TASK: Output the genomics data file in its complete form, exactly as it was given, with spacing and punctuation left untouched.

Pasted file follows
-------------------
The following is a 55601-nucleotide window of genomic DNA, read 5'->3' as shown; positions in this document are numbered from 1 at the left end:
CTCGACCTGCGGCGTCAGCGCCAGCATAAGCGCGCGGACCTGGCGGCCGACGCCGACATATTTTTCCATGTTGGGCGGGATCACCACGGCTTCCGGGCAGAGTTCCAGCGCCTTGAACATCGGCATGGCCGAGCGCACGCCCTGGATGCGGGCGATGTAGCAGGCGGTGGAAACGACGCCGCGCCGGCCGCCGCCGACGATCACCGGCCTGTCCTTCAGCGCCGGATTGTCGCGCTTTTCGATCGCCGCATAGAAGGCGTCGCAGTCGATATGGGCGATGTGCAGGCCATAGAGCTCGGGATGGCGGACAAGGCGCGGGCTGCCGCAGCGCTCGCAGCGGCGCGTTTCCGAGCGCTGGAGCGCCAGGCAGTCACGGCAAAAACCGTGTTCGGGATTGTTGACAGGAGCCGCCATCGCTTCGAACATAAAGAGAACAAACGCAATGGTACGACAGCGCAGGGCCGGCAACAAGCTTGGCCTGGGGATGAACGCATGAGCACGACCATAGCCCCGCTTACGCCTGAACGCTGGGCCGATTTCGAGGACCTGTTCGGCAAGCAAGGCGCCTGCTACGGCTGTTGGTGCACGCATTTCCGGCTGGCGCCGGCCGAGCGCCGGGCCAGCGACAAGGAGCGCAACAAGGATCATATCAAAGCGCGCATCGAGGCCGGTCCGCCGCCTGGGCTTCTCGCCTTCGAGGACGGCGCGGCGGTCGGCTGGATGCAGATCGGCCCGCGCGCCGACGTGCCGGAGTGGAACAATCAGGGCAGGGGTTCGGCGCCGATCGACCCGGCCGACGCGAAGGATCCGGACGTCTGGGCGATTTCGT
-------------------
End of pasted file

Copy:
The following is a 55601-nucleotide window of genomic DNA, read 5'->3' as shown; positions in this document are numbered from 1 at the left end:
CTCGACCTGCGGCGTCAGCGCCAGCATAAGCGCGCGGACCTGGCGGCCGACGCCGACATATTTTTCCATGTTGGGCGGGATCACCACGGCTTCCGGGCAGAGTTCCAGCGCCTTGAACATCGGCATGGCCGAGCGCACGCCCTGGATGCGGGCGATGTAGCAGGCGGTGGAAACGACGCCGCGCCGGCCGCCGCCGACGATCACCGGCCTGTCCTTCAGCGCCGGATTGTCGCGCTTTTCGATCGCCGCATAGAAGGCGTCGCAGTCGATATGGGCGATGTGCAGGCCATAGAGCTCGGGATGGCGGACAAGGCGCGGGCTGCCGCAGCGCTCGCAGCGGCGCGTTTCCGAGCGCTGGAGCGCCAGGCAGTCACGGCAAAAACCGTGTTCGGGATTGTTGACAGGAGCCGCCATCGCTTCGAACATAAAGAGAACAAACGCAATGGTACGACAGCGCAGGGCCGGCAACAAGCTTGGCCTGGGGATGAACGCATGAGCACGACCATAGCCCCGCTTACGCCTGAACGCTGGGCCGATTTCGAGGACCTGTTCGGCAAGCAAGGCGCCTGCTACGGCTGTTGGTGCACGCATTTCCGGCTGGCGCCGGCCGAGCGCCGGGCCAGCGACAAGGAGCGCAACAAGGATCATATCAAAGCGCGCATCGAGGCCGGTCCGCCGCCTGGGCTTCTCGCCTTCGAGGACGGCGCGGCGGTCGGCTGGATGCAGATCGGCCCGCGCGCCGACGTGCCGGAGTGGAACAATCAGGGCAGGGGTTCGGCGCCGATCGACCCGGCCGACGCGAAGGATCCGGACGTCTGGGCGATTTCGT